By Alecia Reid

PHILADELPHIA (CBS) — The nation is mourning the death of Supreme Court Justice Ruth Bader Ginsburg, the iconic woman who became affectionately known as “Notorious RBG.”

Tributes are pouring in for the woman who broke barriers to become of the most admired legal icons of her time. Flags are flying at half-staff across the nation to honor Ginsburg. She died Friday at the age of 87 of complications from metastatic pancreatic cancer.

Flowers, signs, candles and notes are left outside the U.S. Supreme Court to mourn the death of Supreme Court Justice Ruth Bader Ginsburg. (Credit: Bill Clark/CQ-Roll Call, Inc via Getty Images)

Ginsburg was nominated to the Supreme Court in 1993 by President Bill Clinton. Ginsburg was the second woman in history to serve on the nation’s highest court. Perhaps her best-known work was writing the 1996 landmark decision to strike down the Virginia Military Institute’s ban on admitting women.

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Local leaders on both sides of the aisle are celebrating Ginsburg’s life and her impact on the country.

Ginsburg was a pioneer and served on the nation’s highest court for nearly 30 years.

While the news of her death is shaking up the political arena, we want to take a moment to hear more about her legacy from those who had the privilege of knowing her.

A ferocious advocate for gender equality and civil rights, this small in stature powerhouse was determined. Ginsburg’s fighting spirit inspired those around her.

“For me to be able to work that closely with her and see her commitment to excellence and getting every detail right, her extraordinary memory,” said Kelsey Corkran, who clerked for Ginsburg.

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As the justice became increasingly famous around the world, even earning her the famous moniker “RBG” didn’t affect her work ethic. In fact, her conviction was galvanizing.

“In a way, she brought us along,” Amanda Tyler, who also clerked for Ginsburg, said. “And she made her clerks really want to do extraordinary work. One because it was going out under her name, but two, because we wanted to be able to learn, to be as good as she was, or certainly to aspire to do that level of work.”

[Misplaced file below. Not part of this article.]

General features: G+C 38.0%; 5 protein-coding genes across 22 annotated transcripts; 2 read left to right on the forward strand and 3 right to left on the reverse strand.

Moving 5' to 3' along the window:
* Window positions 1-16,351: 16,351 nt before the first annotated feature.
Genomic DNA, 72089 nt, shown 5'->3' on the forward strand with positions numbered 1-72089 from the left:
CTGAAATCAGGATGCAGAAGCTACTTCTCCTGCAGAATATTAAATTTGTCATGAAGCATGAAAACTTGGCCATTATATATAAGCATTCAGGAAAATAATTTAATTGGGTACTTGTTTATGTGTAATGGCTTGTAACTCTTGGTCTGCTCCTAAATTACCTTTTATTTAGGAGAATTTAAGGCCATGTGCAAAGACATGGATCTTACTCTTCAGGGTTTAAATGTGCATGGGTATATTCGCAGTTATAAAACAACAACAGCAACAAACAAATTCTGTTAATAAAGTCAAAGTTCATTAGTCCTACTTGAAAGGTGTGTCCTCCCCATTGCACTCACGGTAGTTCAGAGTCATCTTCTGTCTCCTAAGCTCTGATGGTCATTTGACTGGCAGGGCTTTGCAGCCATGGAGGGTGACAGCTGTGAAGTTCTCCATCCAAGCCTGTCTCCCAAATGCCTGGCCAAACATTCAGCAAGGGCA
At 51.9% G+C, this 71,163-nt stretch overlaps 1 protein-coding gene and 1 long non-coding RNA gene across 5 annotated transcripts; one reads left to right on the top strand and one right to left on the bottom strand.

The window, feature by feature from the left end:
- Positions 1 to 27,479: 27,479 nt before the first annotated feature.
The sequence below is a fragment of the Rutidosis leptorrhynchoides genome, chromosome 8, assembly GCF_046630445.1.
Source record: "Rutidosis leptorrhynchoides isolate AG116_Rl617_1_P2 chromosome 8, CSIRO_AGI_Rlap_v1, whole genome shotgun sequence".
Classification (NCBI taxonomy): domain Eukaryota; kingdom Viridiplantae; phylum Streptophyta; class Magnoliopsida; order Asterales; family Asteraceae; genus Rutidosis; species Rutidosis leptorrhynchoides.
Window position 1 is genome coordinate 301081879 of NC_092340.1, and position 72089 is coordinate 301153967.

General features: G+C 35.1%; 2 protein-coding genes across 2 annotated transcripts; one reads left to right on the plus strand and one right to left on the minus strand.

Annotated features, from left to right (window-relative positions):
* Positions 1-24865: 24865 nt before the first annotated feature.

RBG wasn’t all work and no play. Opera was close to her heart.

On Thursday, a day before her death, the National Constitution Center produced a tribute with a number of her favorite opera singers and virtually awarded her the 2020 Liberty Medal.

“She’s described music as taking her outside herself,” National Constitution Center president Jeffrey Rosen said. “She said ‘I can’t think about the briefs that I’m thinking about or anything else, I just get completely lost in the music.'”

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Democratic Congressman Dwight Evans says it was fitting she received recognition on Constitution Day.

“That’s significant to understand about we the people, protecting the people’s rights and the importance of that,” Evans said. “That’s not something you take very lightly and she was a guardian.”

Ginsburg is revered in Philadelphia. Her last visit was back in December when the National Museum of American Jewish History honored her with the “Only in America” award and inducted her into their Hall of Fame. The pioneer died Friday on the Jewish high holiday Rosh Hashanah.